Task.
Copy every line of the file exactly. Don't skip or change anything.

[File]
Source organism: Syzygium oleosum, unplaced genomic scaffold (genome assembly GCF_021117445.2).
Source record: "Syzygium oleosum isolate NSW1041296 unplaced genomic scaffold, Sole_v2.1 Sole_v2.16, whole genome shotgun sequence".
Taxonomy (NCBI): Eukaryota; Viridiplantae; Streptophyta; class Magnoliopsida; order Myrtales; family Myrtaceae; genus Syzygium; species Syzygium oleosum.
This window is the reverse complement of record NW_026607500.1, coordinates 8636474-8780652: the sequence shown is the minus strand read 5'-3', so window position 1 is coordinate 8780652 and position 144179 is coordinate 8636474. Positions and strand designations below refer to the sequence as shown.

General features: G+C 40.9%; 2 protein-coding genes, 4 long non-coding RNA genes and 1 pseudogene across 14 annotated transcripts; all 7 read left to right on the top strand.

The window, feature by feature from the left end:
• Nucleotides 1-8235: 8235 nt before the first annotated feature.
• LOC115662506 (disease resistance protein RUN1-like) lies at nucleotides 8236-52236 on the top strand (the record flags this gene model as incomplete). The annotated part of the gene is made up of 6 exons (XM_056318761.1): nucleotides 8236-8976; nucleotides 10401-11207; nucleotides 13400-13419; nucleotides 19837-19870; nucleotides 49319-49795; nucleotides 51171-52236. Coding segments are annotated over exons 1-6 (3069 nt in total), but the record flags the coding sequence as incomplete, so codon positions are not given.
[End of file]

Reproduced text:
Source organism: Syzygium oleosum, unplaced genomic scaffold (genome assembly GCF_021117445.2).
Source record: "Syzygium oleosum isolate NSW1041296 unplaced genomic scaffold, Sole_v2.1 Sole_v2.16, whole genome shotgun sequence".
Taxonomy (NCBI): Eukaryota; Viridiplantae; Streptophyta; class Magnoliopsida; order Myrtales; family Myrtaceae; genus Syzygium; species Syzygium oleosum.
This window is the reverse complement of record NW_026607500.1, coordinates 8636474-8780652: the sequence shown is the minus strand read 5'-3', so window position 1 is coordinate 8780652 and position 144179 is coordinate 8636474. Positions and strand designations below refer to the sequence as shown.

General features: G+C 40.9%; 2 protein-coding genes, 4 long non-coding RNA genes and 1 pseudogene across 14 annotated transcripts; all 7 read left to right on the top strand.

The window, feature by feature from the left end:
• Nucleotides 1-8235: 8235 nt before the first annotated feature.
• LOC115662506 (disease resistance protein RUN1-like) lies at nucleotides 8236-52236 on the top strand (the record flags this gene model as incomplete). The annotated part of the gene is made up of 6 exons (XM_056318761.1): nucleotides 8236-8976; nucleotides 10401-11207; nucleotides 13400-13419; nucleotides 19837-19870; nucleotides 49319-49795; nucleotides 51171-52236. Coding segments are annotated over exons 1-6 (3069 nt in total), but the record flags the coding sequence as incomplete, so codon positions are not given.